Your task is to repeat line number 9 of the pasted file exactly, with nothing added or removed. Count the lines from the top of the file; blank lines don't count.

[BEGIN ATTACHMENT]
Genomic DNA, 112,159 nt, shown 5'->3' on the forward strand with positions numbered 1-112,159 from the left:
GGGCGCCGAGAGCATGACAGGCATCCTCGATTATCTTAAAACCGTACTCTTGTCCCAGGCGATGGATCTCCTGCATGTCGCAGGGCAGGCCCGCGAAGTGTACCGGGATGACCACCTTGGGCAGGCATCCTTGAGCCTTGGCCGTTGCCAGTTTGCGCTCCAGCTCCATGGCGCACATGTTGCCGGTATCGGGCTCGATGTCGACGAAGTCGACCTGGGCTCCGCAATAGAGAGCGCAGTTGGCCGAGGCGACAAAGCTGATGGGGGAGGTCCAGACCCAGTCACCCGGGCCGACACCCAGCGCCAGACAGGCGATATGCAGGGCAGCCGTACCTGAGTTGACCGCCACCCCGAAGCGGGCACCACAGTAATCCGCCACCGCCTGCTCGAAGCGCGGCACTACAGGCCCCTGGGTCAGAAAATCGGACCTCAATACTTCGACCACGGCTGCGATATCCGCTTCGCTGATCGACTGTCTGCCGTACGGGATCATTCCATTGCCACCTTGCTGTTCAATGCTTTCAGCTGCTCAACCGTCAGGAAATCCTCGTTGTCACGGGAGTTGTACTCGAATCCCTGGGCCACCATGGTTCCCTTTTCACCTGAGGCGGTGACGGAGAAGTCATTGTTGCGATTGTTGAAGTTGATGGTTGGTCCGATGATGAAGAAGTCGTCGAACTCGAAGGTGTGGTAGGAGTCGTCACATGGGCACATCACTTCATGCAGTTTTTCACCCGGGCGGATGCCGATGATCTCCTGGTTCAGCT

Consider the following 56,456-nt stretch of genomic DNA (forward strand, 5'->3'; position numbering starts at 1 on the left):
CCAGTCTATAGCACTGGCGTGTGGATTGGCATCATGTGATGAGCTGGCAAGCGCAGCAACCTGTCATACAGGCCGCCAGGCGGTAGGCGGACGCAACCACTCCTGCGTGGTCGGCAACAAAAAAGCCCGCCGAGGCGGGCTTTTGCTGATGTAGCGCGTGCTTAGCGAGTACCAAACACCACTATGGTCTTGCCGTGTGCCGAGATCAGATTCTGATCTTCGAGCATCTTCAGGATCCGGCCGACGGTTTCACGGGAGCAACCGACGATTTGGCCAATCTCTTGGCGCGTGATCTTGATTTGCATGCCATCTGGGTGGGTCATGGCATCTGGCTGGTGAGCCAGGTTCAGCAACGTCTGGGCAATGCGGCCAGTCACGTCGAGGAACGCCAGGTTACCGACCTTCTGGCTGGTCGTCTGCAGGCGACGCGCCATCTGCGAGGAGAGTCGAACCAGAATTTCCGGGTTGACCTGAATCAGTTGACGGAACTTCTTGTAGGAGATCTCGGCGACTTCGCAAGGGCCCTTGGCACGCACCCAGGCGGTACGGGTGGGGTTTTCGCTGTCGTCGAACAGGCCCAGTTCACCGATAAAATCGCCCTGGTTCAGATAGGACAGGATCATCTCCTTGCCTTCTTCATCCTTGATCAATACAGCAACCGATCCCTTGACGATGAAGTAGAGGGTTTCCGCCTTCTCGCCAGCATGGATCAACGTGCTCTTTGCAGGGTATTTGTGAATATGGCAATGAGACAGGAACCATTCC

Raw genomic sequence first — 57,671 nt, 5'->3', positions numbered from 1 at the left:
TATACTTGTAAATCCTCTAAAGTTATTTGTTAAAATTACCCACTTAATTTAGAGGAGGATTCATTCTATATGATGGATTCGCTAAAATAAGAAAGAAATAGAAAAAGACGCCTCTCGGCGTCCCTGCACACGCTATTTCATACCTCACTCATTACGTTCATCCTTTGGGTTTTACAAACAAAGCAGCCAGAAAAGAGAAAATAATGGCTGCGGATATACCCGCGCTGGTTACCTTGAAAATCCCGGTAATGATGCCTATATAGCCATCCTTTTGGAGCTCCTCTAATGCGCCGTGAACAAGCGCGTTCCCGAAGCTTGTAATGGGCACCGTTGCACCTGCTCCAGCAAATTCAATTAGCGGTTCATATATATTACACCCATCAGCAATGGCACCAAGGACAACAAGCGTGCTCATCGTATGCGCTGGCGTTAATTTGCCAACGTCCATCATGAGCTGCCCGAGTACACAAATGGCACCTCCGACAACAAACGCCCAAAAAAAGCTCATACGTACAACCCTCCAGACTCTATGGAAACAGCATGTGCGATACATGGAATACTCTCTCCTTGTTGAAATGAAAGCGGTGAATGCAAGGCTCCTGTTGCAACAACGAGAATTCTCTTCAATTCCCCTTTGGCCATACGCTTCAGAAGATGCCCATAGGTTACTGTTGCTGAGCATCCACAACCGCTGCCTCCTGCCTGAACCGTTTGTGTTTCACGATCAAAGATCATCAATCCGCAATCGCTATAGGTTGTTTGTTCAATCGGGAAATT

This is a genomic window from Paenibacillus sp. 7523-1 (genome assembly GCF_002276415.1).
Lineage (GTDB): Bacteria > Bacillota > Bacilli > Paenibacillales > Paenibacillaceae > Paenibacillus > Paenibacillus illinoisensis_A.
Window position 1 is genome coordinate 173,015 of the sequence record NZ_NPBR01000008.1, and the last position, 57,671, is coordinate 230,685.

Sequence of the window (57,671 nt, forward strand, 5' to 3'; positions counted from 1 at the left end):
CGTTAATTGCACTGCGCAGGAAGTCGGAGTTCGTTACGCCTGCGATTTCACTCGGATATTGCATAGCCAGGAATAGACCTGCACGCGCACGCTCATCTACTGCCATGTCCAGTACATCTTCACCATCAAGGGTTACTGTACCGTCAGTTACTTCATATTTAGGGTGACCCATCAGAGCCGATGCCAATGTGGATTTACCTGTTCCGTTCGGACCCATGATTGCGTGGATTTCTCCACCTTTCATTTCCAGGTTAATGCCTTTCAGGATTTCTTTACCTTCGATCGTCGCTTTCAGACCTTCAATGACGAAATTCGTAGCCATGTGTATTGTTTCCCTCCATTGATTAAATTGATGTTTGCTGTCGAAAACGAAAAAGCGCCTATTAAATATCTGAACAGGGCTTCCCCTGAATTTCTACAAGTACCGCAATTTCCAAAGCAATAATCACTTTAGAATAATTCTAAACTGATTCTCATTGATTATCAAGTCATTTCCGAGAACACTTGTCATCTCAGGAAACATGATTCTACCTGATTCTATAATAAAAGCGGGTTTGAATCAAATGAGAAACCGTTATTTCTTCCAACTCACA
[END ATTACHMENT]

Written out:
Window position 1 is genome coordinate 173,015 of the sequence record NZ_NPBR01000008.1, and the last position, 57,671, is coordinate 230,685.